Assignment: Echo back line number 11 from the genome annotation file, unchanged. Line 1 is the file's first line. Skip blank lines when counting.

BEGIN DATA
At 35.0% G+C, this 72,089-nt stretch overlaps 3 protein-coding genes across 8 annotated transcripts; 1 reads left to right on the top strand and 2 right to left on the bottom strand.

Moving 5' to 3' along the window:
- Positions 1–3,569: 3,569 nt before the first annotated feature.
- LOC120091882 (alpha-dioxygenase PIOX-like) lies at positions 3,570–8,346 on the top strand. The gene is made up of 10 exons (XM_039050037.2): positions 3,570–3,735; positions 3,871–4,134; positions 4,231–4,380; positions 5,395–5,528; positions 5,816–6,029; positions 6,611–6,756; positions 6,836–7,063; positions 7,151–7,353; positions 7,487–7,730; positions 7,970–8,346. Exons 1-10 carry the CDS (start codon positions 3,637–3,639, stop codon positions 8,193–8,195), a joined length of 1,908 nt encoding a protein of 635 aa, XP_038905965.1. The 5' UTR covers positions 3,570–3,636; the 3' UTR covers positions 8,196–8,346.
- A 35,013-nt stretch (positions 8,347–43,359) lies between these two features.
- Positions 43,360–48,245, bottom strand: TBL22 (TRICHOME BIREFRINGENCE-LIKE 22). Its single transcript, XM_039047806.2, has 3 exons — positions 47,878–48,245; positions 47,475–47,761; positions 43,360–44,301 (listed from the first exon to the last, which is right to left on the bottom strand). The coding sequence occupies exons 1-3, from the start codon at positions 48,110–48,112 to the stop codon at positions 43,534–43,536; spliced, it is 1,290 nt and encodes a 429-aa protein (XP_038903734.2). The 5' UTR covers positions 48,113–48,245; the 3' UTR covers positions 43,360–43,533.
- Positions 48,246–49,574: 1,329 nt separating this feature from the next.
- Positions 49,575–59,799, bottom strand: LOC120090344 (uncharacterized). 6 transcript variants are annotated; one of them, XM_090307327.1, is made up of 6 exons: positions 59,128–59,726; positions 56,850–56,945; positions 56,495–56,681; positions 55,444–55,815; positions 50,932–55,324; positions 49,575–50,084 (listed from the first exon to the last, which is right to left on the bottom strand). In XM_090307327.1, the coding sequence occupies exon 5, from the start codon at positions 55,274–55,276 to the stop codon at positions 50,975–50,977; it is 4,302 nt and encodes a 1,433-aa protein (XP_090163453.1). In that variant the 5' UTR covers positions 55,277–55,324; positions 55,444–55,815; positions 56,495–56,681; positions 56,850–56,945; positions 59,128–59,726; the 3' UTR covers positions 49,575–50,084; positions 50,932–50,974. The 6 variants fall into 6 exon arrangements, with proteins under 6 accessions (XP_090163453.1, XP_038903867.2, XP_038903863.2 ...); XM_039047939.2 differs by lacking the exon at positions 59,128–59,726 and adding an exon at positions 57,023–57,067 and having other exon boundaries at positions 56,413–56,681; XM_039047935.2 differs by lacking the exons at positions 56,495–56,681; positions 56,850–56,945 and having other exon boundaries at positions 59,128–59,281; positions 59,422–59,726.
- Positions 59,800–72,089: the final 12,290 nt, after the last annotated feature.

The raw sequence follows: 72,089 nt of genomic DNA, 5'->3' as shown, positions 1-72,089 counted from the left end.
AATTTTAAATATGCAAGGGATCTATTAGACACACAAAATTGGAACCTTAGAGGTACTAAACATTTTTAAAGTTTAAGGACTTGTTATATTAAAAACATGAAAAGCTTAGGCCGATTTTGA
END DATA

AATTTTAAATATGCAAGGGATCTATTAGACACACAAAATTGGAACCTTAGAGGTACTAAACATTTTTAAAGTTTAAGGACTTGTTATATTAAAAACATGAAAAGCTTAGGCCGATTTTGA